Sunday, May 6, 2007

Spider-Man's World ROCKS!

I have a bit of a confession to make. I, K, am a bit of a nerd. Yes, I know, it’s completely shocking. While I might be all cool prose and witty barbs on the surface, underneath is a dork that loves superhero movie franchises: Spiderman, X-Men, and Batman…in that order!

What? Forgot Superman? Nope, I didn’t. I loathe Superman. To be a true superhero, you have to be an underdog, a martyr and a well, human. Superman is just an alien that can’t even learn human customs…underwear OVER the costume, dude, you save children for Christ’s sakes.

But I digress. I entered the theater with expectations of mediocrity, because I’d read a couple reviews, and heard that there wasn’t much of a story left, so they stuffed the movie with villains, strange alien goo, and LOTS of action. Ten minutes into the movie, I realized, HELLO, it’s Spiderman, there’s supposed to be villains/action/goo. It’s a movie intended for kids and nerds like me.

I loved the movie. Tobey Maguire is and always will be the best Peter Parker. He’s adorable, a fabulous actor, and also kinda cute. He gives the perfect amount of humanity and humor to our friendly neighborhood Spiderman. This movie, while admittedly not as strong in story as the previous two, it is a stellar end to the franchise. (While I loved it, making another one would tarnish the other two). Without spoiling the plot, I will say that Peter Parker’s life finally seems to be in order. That pesky tragic luck of his is finally on the upswing. The city loves Spiderman and has embraced him as their official hero. Crime is down. And Parker wants to marry Mary Jane, played by the replaceable Kirsten Dunst. (Regardless of her predicting that the movie would “flop” without her, I’d see it twice if she was replaced. She’s not a bad actress, just an annoying one.) Of course, problems arise, a criminal’s molecules are scrambled and bonded with sand or gassed with green ‘roids, a meteor filled with space goo crashes to earth, and leeches onto the nearest host, and New York is caught in a sandstorm of mayhem.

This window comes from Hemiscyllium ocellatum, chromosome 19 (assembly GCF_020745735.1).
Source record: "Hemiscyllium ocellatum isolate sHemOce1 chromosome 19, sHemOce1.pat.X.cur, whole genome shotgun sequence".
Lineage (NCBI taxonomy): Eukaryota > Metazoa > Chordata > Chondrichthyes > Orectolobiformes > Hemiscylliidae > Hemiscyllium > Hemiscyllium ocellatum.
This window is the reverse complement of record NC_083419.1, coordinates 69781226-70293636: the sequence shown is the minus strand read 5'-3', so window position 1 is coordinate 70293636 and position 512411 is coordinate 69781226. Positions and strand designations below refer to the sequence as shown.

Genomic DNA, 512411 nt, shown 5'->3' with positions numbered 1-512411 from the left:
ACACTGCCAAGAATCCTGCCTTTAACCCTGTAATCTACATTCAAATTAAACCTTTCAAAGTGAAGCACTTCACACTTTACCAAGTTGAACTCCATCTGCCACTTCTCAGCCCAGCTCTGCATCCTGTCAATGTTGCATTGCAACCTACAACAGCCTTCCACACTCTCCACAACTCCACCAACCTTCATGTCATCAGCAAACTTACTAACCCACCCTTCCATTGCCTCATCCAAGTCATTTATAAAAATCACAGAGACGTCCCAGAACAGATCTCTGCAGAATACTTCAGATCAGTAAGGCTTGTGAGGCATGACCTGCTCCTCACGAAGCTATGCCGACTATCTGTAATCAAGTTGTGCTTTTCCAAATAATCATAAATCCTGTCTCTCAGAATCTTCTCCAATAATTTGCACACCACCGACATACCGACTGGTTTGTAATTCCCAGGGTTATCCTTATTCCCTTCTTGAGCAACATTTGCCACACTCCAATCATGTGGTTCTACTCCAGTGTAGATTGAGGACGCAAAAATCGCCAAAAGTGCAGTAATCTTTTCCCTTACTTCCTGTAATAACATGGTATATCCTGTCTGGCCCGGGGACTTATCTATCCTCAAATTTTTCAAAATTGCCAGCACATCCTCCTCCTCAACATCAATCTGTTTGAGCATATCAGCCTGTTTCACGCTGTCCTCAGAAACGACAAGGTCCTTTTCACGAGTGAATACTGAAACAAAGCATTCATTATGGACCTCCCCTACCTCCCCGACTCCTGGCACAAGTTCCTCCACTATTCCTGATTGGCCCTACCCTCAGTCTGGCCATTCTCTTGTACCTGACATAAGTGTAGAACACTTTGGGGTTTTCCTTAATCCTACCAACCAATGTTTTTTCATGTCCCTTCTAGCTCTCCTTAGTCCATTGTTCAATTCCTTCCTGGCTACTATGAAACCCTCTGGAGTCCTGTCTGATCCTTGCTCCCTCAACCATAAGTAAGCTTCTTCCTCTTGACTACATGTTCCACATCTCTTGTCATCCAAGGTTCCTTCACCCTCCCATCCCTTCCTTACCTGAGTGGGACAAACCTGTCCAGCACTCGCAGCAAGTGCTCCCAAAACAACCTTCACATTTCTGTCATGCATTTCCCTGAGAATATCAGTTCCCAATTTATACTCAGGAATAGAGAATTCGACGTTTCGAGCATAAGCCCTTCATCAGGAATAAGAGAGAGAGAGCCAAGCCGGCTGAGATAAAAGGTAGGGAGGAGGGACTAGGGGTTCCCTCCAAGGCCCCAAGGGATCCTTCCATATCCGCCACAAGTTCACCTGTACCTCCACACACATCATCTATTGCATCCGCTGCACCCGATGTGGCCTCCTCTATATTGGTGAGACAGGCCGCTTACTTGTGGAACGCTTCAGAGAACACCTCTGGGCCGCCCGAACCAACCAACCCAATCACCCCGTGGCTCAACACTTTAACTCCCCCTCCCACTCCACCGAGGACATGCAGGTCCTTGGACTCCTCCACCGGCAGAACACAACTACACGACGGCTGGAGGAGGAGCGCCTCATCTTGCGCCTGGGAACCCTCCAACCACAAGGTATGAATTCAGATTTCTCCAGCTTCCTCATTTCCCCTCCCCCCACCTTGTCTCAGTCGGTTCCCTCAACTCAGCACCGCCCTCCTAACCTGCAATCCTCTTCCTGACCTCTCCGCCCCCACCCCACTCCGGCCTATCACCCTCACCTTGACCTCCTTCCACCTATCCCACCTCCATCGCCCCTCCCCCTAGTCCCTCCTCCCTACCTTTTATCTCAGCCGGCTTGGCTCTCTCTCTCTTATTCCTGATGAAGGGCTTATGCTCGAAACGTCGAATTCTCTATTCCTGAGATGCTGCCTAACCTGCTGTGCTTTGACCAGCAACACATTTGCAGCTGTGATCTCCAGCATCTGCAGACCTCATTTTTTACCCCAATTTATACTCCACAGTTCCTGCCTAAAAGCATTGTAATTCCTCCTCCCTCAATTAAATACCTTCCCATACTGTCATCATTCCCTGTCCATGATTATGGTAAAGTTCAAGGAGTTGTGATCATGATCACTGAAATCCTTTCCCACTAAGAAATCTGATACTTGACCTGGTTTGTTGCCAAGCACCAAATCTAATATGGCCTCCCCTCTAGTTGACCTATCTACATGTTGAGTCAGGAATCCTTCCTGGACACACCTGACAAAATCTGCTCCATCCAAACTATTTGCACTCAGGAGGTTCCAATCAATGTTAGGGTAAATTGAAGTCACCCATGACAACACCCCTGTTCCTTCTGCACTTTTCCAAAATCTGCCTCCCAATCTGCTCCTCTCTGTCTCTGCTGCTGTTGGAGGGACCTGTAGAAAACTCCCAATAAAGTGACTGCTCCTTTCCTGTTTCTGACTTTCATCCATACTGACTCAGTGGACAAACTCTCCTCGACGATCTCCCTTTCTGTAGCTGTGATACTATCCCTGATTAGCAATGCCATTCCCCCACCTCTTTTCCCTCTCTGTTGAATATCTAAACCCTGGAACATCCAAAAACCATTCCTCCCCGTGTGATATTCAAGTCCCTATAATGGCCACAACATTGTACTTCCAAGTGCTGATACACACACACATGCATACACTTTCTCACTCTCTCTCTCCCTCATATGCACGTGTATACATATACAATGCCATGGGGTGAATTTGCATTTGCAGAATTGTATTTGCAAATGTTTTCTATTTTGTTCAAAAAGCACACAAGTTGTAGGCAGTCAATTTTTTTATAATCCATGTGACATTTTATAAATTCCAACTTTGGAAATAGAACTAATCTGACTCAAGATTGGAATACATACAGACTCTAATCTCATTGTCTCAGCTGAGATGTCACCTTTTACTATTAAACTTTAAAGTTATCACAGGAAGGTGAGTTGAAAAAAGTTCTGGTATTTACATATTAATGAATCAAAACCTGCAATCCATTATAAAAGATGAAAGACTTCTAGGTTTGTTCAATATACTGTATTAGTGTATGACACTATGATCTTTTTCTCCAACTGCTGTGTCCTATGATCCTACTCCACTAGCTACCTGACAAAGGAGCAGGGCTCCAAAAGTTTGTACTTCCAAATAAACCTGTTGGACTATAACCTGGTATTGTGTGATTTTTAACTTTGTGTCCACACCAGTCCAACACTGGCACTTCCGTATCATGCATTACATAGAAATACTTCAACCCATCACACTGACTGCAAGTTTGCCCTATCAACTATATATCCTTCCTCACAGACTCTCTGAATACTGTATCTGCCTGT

Suddenly, Spider/Parker is a disco-dancing badass who’s going blow-for-blow with his best bud Harry aka Goblin Jr. in ‘roid rage mode (I’m glad that they finally cashed in on the fortune of James Franco and made him bulk up…ditto to Topher Grace), Sandman—an amazing feat of both CGI and imagination—and his own amped up aggression. There’s some closure to the entire story, and while some questions were left purposely unanswered in hopes to setting up a fourth edition to the franchise, it felt like an ending. If it is, Spiderman is the best superhero movie franchise in the history of the genre (apparently fans think so to. According to CNN, it made an estimated $148 million domestic, and $375 million worldwide. It's already paid for itself plus $117 million. This box office record.). It is the only film that puts the audience into a live-action comic book. There’s a certain imaginative simplicity to “Spiderman’s” characters, setting and villains. It is colorful and special, and the movies are a testament to what I believe Stan Lee created. In Spidey’s world, the rules are simple:

1. Villains dance and dance well! Dr. Doc was probably groovin’ in his secret lair. And it’s rumored that Hob Goblin loved to do the cabbage patch to get himself psyched to attack Spidey.
2. Despite his superpowers and muscles in the first film, Parker is a true nerd and will never be anything less.
3. It’s not that hard to get bitten by a genetically altered spider or fall into a molecule-changing machine or huff toxic super-strength gas, BE CAREFUL!

All in all, I enjoyed the movie. It was a bit too over-the-top and under-developed characaters/storylines, but it was more than decent end to a heroic epic.

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